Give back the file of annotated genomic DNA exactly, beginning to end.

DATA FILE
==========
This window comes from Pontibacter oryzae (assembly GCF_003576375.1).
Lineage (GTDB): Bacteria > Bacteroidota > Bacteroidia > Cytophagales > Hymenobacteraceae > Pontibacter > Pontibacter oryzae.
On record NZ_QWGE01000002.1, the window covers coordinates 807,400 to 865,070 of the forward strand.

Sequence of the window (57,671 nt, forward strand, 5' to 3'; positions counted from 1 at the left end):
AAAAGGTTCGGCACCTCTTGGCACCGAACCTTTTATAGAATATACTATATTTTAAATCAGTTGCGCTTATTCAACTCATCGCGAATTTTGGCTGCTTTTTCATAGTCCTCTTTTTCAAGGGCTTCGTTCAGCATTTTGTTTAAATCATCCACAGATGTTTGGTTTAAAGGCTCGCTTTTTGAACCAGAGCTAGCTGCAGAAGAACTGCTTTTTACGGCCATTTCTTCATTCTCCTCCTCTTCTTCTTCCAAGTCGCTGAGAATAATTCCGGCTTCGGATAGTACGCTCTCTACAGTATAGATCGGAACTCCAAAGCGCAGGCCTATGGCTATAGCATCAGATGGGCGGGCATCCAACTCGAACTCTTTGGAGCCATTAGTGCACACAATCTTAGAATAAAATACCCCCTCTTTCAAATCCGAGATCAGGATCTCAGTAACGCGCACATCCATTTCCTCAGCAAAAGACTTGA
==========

This window comes from Pontibacter oryzae (assembly GCF_003576375.1).
Lineage (GTDB): Bacteria > Bacteroidota > Bacteroidia > Cytophagales > Hymenobacteraceae > Pontibacter > Pontibacter oryzae.
On record NZ_QWGE01000002.1, the window covers coordinates 807,400 to 865,070 of the forward strand.

Sequence of the window (57,671 nt, forward strand, 5' to 3'; positions counted from 1 at the left end):
AAAAGGTTCGGCACCTCTTGGCACCGAACCTTTTATAGAATATACTATATTTTAAATCAGTTGCGCTTATTCAACTCATCGCGAATTTTGGCTGCTTTTTCATAGTCCTCTTTTTCAAGGGCTTCGTTCAGCATTTTGTTTAAATCATCCACAGATGTTTGGTTTAAAGGCTCGCTTTTTGAACCAGAGCTAGCTGCAGAAGAACTGCTTTTTACGGCCATTTCTTCATTCTCCTCCTCTTCTTCTTCCAAGTCGCTGAGAATAATTCCGGCTTCGGATAGTACGCTCTCTACAGTATAGATCGGAACTCCAAAGCGCAGGCCTATGGCTATAGCATCAGATGGGCGGGCATCCAACTCGAACTCTTTGGAGCCATTAGTGCACACAATCTTAGAATAAAATACCCCCTCTTTCAAATCCGAGATCAGGATCTCAGTAACGCGCACATCCATTTCCTCAGCAAAAGACTTGA